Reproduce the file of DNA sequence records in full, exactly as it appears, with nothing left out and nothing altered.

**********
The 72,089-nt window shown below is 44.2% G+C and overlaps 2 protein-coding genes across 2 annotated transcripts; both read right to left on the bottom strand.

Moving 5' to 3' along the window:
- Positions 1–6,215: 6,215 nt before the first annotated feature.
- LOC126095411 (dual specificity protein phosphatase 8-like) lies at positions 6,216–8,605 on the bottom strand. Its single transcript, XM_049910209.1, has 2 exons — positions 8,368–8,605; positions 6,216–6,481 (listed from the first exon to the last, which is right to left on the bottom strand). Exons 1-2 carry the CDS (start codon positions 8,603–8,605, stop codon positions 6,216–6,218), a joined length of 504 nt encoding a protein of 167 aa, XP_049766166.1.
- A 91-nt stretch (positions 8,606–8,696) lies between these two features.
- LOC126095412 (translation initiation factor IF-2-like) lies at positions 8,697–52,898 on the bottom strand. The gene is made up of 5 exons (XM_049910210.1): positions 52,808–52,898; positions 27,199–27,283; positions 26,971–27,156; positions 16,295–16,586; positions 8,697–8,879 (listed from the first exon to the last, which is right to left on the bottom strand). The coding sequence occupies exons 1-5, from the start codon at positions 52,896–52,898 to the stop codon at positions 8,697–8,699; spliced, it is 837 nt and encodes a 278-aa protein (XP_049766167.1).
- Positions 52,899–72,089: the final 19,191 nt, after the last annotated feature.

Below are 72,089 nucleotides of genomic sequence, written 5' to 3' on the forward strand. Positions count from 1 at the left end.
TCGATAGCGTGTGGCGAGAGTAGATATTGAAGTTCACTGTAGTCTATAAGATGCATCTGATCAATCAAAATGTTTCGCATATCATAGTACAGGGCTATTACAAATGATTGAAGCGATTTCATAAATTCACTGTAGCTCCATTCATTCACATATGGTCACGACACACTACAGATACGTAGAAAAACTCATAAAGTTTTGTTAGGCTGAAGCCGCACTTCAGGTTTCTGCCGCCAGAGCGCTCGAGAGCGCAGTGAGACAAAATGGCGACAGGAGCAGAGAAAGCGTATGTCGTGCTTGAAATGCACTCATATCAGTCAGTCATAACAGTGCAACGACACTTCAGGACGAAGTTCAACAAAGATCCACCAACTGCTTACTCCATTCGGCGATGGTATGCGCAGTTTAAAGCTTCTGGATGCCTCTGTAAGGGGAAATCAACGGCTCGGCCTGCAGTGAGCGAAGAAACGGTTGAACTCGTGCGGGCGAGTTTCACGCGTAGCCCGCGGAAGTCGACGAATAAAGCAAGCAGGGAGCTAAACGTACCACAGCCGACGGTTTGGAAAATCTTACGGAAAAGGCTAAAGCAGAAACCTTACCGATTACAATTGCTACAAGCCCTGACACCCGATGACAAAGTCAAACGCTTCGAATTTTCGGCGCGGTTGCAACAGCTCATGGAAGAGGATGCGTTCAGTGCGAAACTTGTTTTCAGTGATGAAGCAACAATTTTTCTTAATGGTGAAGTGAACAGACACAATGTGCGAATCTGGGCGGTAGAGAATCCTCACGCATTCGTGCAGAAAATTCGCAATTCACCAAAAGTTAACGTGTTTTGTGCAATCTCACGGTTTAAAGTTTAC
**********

The 72,089-nt window shown below is 44.2% G+C and overlaps 2 protein-coding genes across 2 annotated transcripts; both read right to left on the bottom strand.

Moving 5' to 3' along the window:
- Positions 1–6,215: 6,215 nt before the first annotated feature.
- LOC126095411 (dual specificity protein phosphatase 8-like) lies at positions 6,216–8,605 on the bottom strand. Its single transcript, XM_049910209.1, has 2 exons — positions 8,368–8,605; positions 6,216–6,481 (listed from the first exon to the last, which is right to left on the bottom strand). Exons 1-2 carry the CDS (start codon positions 8,603–8,605, stop codon positions 6,216–6,218), a joined length of 504 nt encoding a protein of 167 aa, XP_049766166.1.
- A 91-nt stretch (positions 8,606–8,696) lies between these two features.
- LOC126095412 (translation initiation factor IF-2-like) lies at positions 8,697–52,898 on the bottom strand. The gene is made up of 5 exons (XM_049910210.1): positions 52,808–52,898; positions 27,199–27,283; positions 26,971–27,156; positions 16,295–16,586; positions 8,697–8,879 (listed from the first exon to the last, which is right to left on the bottom strand). The coding sequence occupies exons 1-5, from the start codon at positions 52,896–52,898 to the stop codon at positions 8,697–8,699; spliced, it is 837 nt and encodes a 278-aa protein (XP_049766167.1).
- Positions 52,899–72,089: the final 19,191 nt, after the last annotated feature.

Below are 72,089 nucleotides of genomic sequence, written 5' to 3' on the forward strand. Positions count from 1 at the left end.
TCGATAGCGTGTGGCGAGAGTAGATATTGAAGTTCACTGTAGTCTATAAGATGCATCTGATCAATCAAAATGTTTCGCATATCATAGTACAGGGCTATTACAAATGATTGAAGCGATTTCATAAATTCACTGTAGCTCCATTCATTCACATATGGTCACGACACACTACAGATACGTAGAAAAACTCATAAAGTTTTGTTAGGCTGAAGCCGCACTTCAGGTTTCTGCCGCCAGAGCGCTCGAGAGCGCAGTGAGACAAAATGGCGACAGGAGCAGAGAAAGCGTATGTCGTGCTTGAAATGCACTCATATCAGTCAGTCATAACAGTGCAACGACACTTCAGGACGAAGTTCAACAAAGATCCACCAACTGCTTACTCCATTCGGCGATGGTATGCGCAGTTTAAAGCTTCTGGATGCCTCTGTAAGGGGAAATCAACGGCTCGGCCTGCAGTGAGCGAAGAAACGGTTGAACTCGTGCGGGCGAGTTTCACGCGTAGCCCGCGGAAGTCGACGAATAAAGCAAGCAGGGAGCTAAACGTACCACAGCCGACGGTTTGGAAAATCTTACGGAAAAGGCTAAAGCAGAAACCTTACCGATTACAATTGCTACAAGCCCTGACACCCGATGACAAAGTCAAACGCTTCGAATTTTCGGCGCGGTTGCAACAGCTCATGGAAGAGGATGCGTTCAGTGCGAAACTTGTTTTCAGTGATGAAGCAACAATTTTTCTTAATGGTGAAGTGAACAGACACAATGTGCGAATCTGGGCGGTAGAGAATCCTCACGCATTCGTGCAGAAAATTCGCAATTCACCAAAAGTTAACGTGTTTTGTGCAATCTCACGGTTTAAAGTTTAC